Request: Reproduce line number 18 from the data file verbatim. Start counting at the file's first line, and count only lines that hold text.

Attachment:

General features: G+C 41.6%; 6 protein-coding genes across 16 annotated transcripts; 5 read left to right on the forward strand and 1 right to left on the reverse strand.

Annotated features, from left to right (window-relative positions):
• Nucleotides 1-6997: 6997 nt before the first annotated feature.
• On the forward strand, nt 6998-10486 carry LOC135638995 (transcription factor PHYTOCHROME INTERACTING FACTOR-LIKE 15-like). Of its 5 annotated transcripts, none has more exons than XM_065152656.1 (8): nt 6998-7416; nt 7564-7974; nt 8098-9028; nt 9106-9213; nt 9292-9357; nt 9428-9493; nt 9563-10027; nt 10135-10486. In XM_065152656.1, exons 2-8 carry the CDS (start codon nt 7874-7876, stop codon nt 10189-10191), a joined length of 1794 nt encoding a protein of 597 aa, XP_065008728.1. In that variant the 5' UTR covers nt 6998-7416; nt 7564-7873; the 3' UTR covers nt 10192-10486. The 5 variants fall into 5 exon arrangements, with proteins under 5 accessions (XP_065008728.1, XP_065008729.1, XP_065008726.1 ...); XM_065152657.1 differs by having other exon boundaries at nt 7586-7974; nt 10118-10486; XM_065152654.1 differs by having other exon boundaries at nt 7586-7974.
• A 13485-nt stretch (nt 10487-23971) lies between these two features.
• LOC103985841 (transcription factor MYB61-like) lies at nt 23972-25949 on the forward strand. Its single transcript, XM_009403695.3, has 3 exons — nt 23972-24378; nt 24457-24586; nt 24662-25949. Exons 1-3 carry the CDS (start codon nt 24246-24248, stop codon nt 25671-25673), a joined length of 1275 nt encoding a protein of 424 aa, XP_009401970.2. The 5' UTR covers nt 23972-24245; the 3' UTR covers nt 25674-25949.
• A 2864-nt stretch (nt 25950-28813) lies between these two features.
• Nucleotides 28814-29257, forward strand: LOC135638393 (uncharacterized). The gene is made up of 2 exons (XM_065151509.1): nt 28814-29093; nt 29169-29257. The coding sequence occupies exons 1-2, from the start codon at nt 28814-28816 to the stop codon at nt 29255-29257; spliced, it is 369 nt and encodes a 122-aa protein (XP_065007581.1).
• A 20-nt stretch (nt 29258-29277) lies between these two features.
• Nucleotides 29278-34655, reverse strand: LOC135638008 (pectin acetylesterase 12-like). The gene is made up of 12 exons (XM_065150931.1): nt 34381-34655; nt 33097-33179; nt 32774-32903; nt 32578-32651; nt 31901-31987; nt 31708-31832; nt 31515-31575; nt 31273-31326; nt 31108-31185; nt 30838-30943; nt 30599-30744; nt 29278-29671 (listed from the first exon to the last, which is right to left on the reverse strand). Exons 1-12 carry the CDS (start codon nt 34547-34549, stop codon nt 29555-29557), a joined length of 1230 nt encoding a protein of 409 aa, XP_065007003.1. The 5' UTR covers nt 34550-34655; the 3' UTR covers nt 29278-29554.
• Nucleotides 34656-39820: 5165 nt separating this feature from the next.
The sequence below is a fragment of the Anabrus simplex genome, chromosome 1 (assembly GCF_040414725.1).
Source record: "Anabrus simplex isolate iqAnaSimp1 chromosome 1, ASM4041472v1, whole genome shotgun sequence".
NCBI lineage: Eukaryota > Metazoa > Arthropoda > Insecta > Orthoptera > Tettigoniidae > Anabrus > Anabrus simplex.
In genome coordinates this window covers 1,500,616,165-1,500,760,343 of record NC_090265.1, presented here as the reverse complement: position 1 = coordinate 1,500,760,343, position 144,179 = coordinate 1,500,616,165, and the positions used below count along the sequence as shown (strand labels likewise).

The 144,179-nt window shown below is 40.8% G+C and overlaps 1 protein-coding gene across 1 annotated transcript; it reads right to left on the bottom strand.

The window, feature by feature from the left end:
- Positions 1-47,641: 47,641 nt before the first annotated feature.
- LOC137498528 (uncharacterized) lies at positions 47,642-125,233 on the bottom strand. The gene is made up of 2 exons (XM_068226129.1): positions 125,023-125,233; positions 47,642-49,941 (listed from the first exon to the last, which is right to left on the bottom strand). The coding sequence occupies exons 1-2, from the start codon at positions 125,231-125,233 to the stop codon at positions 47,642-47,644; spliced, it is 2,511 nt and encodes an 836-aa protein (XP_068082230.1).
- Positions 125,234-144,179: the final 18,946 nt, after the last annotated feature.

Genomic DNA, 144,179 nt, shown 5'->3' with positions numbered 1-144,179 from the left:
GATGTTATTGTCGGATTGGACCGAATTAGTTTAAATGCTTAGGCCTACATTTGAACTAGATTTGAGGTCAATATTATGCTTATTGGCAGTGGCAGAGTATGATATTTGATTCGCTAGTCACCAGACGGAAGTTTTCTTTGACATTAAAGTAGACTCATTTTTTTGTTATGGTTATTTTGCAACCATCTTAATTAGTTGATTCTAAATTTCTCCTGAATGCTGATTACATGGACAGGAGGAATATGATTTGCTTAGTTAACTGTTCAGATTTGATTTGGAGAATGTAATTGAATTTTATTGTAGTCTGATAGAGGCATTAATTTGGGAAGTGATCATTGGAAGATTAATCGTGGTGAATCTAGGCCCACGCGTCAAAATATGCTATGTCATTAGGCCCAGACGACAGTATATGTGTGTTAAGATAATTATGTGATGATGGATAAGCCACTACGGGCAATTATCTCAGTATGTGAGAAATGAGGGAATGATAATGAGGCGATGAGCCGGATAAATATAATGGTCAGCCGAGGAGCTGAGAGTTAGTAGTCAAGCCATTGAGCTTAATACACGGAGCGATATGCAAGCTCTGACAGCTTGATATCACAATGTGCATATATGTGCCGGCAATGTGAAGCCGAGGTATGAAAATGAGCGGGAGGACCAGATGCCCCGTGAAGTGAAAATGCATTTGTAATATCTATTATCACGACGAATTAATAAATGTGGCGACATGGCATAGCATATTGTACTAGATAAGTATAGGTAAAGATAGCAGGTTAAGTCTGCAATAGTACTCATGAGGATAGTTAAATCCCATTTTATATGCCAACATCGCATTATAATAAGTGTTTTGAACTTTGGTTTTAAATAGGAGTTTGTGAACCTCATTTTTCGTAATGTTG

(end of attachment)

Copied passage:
- Positions 1-47,641: 47,641 nt before the first annotated feature.